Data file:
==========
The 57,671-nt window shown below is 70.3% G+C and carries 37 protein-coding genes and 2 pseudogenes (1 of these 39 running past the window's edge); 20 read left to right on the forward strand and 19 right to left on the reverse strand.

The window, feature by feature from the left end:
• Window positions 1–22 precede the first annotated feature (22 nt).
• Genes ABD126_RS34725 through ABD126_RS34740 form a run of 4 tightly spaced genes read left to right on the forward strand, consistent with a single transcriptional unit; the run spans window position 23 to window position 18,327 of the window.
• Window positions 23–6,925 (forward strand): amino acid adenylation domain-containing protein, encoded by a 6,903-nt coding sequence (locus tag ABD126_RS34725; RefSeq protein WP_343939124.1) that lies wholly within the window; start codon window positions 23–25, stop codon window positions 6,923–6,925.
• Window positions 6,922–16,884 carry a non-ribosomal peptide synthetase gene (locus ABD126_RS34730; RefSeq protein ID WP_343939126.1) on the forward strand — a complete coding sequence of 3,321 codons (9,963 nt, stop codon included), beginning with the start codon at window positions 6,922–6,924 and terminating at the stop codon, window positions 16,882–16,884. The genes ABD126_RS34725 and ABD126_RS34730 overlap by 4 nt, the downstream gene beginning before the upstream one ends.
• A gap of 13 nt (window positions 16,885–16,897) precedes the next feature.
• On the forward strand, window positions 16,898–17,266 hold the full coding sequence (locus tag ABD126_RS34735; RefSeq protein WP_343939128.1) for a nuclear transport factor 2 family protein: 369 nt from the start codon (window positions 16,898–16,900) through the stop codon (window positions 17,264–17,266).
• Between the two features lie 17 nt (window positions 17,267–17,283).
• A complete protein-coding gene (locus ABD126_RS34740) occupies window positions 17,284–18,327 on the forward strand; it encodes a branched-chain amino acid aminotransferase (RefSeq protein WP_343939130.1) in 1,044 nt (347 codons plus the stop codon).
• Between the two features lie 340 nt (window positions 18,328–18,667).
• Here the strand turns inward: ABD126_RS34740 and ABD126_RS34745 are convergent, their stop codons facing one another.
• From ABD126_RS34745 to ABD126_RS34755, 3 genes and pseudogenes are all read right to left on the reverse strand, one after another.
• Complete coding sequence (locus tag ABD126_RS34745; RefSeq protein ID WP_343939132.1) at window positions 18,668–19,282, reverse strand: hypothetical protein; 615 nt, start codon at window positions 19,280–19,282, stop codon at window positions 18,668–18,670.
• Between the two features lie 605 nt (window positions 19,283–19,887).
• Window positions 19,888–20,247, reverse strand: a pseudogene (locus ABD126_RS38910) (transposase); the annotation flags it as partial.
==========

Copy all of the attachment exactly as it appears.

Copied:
The 57,671-nt window shown below is 70.3% G+C and carries 37 protein-coding genes and 2 pseudogenes (1 of these 39 running past the window's edge); 20 read left to right on the forward strand and 19 right to left on the reverse strand.

The window, feature by feature from the left end:
• Window positions 1–22 precede the first annotated feature (22 nt).
• Genes ABD126_RS34725 through ABD126_RS34740 form a run of 4 tightly spaced genes read left to right on the forward strand, consistent with a single transcriptional unit; the run spans window position 23 to window position 18,327 of the window.
• Window positions 23–6,925 (forward strand): amino acid adenylation domain-containing protein, encoded by a 6,903-nt coding sequence (locus tag ABD126_RS34725; RefSeq protein WP_343939124.1) that lies wholly within the window; start codon window positions 23–25, stop codon window positions 6,923–6,925.
• Window positions 6,922–16,884 carry a non-ribosomal peptide synthetase gene (locus ABD126_RS34730; RefSeq protein ID WP_343939126.1) on the forward strand — a complete coding sequence of 3,321 codons (9,963 nt, stop codon included), beginning with the start codon at window positions 6,922–6,924 and terminating at the stop codon, window positions 16,882–16,884. The genes ABD126_RS34725 and ABD126_RS34730 overlap by 4 nt, the downstream gene beginning before the upstream one ends.
• A gap of 13 nt (window positions 16,885–16,897) precedes the next feature.
• On the forward strand, window positions 16,898–17,266 hold the full coding sequence (locus tag ABD126_RS34735; RefSeq protein WP_343939128.1) for a nuclear transport factor 2 family protein: 369 nt from the start codon (window positions 16,898–16,900) through the stop codon (window positions 17,264–17,266).
• Between the two features lie 17 nt (window positions 17,267–17,283).
• A complete protein-coding gene (locus ABD126_RS34740) occupies window positions 17,284–18,327 on the forward strand; it encodes a branched-chain amino acid aminotransferase (RefSeq protein WP_343939130.1) in 1,044 nt (347 codons plus the stop codon).
• Between the two features lie 340 nt (window positions 18,328–18,667).
• Here the strand turns inward: ABD126_RS34740 and ABD126_RS34745 are convergent, their stop codons facing one another.
• From ABD126_RS34745 to ABD126_RS34755, 3 genes and pseudogenes are all read right to left on the reverse strand, one after another.
• Complete coding sequence (locus tag ABD126_RS34745; RefSeq protein ID WP_343939132.1) at window positions 18,668–19,282, reverse strand: hypothetical protein; 615 nt, start codon at window positions 19,280–19,282, stop codon at window positions 18,668–18,670.
• Between the two features lie 605 nt (window positions 19,283–19,887).
• Window positions 19,888–20,247, reverse strand: a pseudogene (locus ABD126_RS38910) (transposase); the annotation flags it as partial.